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Tallis Catastrophe, Roman Blinds, and Blanket Boy

Hetta with Tallis sketchI started work on the tallis. First printing out my sketch and tracing it in pencil, then outlining it in gutta. Then I made a very, very stupid mistake and washed it before setting the gutta… All my outlines washed off, except, of course, the pencil which I can’t get out, because I didn’t use my water based pencil, but a graphite one instead… Don’t ask me where my brain was… I will use the excuse of a nursing toddler going through molars and a growth spurt and keeping me up at night. So the tallis is a bust, and I’ll have to start over. Good thing I buy the silk in bulk.

So in my frustration, I put it aside for a bit and went to work on a home improvement project I’ve been wanting to do for ages.  Hetta picked out the fabric (with a little influence from mom) … I convinced her that the pink sequined butterfly satin would be too flimsy for a roman blind and possibly not go so well with the blue sky and clouds painted on the walls.Roman blinds closedI used this tutorial, and with a few minor changes, am very, very happy with it. Thank you for the excellent tutorial. I used washers instead of the brass rings, those darned things would have cost me almost $20 at $6 for 15 of them at JoAnne, and since I’d already spent more than I’d anticipated on the fabric… I bought 100 washers for $6 at Lowes and used those instead. They work just fine.  The girls were so excited, that they wanted to help every step of the way, and even cleaned their room a bit.

Roman Blinds open I steamed the folds so they would lay flat when pulled up. The tutorial says they will eventually do this, if you fiddle with them every time you pull them up until the fabric “remembers” on its own… Well, I figured I’d help it along a bit, cause who has time for all that fiddling? Ya think the girls’ll do it? Ya, me either.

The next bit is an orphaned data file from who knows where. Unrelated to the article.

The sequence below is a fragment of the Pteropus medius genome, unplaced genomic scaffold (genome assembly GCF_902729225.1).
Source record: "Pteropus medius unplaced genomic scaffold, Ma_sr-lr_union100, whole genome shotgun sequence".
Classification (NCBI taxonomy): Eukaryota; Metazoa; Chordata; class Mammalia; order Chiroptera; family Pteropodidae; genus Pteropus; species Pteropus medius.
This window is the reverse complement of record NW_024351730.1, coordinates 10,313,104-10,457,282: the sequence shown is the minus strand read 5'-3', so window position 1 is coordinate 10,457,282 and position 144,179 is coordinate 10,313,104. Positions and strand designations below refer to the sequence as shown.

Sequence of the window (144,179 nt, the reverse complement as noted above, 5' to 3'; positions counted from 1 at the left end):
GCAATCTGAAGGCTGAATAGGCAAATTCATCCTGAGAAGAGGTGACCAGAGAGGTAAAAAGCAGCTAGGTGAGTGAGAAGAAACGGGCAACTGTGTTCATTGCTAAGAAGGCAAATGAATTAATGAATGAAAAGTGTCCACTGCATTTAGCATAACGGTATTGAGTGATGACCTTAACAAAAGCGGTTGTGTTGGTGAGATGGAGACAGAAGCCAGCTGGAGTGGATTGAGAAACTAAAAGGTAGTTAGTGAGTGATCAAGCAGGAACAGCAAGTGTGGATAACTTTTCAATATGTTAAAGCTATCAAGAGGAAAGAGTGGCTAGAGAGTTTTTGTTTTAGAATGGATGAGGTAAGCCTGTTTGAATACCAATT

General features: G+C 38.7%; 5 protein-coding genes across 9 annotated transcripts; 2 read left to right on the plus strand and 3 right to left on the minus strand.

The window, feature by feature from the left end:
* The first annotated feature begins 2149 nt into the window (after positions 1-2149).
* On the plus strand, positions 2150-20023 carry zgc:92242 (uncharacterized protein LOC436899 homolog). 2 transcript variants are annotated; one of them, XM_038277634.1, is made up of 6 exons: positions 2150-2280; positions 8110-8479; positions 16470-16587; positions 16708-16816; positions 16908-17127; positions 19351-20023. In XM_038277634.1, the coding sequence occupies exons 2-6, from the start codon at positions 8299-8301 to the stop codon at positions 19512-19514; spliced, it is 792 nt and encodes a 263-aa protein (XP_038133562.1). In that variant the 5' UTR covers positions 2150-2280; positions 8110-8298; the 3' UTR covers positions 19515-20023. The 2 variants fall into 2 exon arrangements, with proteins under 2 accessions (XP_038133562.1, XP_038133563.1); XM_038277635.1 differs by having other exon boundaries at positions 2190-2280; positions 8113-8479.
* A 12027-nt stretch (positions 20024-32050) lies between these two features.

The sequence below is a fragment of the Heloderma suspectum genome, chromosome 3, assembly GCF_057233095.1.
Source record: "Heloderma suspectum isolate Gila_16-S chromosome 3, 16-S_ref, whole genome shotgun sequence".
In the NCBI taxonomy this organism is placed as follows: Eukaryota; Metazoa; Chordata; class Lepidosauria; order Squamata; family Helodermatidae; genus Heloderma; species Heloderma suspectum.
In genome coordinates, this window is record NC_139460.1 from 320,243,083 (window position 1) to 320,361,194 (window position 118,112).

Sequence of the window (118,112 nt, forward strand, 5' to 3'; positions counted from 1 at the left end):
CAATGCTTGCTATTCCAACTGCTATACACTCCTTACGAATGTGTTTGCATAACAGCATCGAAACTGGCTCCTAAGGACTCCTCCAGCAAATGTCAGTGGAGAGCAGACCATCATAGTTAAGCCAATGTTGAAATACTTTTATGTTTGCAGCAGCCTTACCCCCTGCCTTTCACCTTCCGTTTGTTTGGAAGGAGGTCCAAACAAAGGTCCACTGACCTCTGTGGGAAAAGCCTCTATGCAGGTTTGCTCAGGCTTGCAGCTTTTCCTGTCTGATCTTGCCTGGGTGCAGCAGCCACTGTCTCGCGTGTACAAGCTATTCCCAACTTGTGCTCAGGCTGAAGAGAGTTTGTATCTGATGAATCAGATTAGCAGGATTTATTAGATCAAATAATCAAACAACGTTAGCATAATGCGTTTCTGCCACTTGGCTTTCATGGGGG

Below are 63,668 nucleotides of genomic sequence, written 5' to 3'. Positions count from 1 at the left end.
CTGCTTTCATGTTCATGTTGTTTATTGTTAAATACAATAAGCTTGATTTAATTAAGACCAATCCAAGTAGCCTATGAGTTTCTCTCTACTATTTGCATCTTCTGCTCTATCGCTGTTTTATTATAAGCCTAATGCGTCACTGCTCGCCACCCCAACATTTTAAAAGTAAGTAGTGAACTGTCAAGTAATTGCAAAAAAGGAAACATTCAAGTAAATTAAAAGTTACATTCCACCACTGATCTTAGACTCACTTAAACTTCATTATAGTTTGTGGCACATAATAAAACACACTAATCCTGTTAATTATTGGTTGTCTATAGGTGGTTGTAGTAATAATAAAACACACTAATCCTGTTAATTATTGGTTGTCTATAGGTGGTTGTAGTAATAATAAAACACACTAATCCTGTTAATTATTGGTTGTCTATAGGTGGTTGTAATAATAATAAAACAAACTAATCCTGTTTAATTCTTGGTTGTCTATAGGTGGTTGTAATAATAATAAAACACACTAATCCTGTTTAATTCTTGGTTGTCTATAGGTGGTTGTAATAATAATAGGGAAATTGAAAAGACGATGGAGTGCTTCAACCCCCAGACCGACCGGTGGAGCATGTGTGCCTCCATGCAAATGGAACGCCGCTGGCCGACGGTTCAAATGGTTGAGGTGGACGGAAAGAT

I have plans to do some in my bedroom too. I am also going to make some for my kitchen with a map of the world on it. How convenient will that be for the upcoming school year? A pull down map of the world in my kitchen… of course we’ll see how that fits into my hectic schedule. So far, I have a sketch done in illustrator, thanks to a free vector download of the world map.

But tomorrow and Friday are earmarked for tallis work if I can fit it in. My awesome, amazing, and thoughtful husband plans on playing hooky from work to take the kids to the “ocean beach” (as they like to call it) on Friday.

Oh, and signing off with this: My littlest has become very attached to his blanket. He takes it everywhere he goes. So far we have managed to convince him to leave it in the car when we go to the beach. I must admit, as an old blankey devotee myself, that I find this very endearing.

Ari and Blankey

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10 Steps to Make Your Own Perfect Needle Holders

Needle holder

Needle Holder

The perfect sock needle holder has already been invented by the owner of my lys. You can find them here: at and they range in price from $12 to $18.  I own one and love it. It makes a satisfying swishy sword in sheath kind of sound when you put the top on. And what knitter doesn’t love the sword in sheath  sound?

double pointed needles

double pointed needles

The thing is…  I have a lot of knitting needles. And by a lot, I mean that in dpns alone I could knit for the entire US army and still have spare needles… ok so I exaggerate (slightly).  (And I think Stephanie Pearl McPhee has me beat by about 1 thousand).

Up until now I have kept all my needles in ziploc baggies. One (2 gallon size) for circular, one (same) for dpns. It works, sort of.  I’ve always wished I could have a needle holder for every set of dpns, and a few extra for WIPs.  But, did I mention I have a lot of needles?

Every time I want to do a project, I dump the bag out, take out my handy needle gauge and search for  a matching set. I have one needle holder that is perfect for storing needles and keeping your work on the needles too.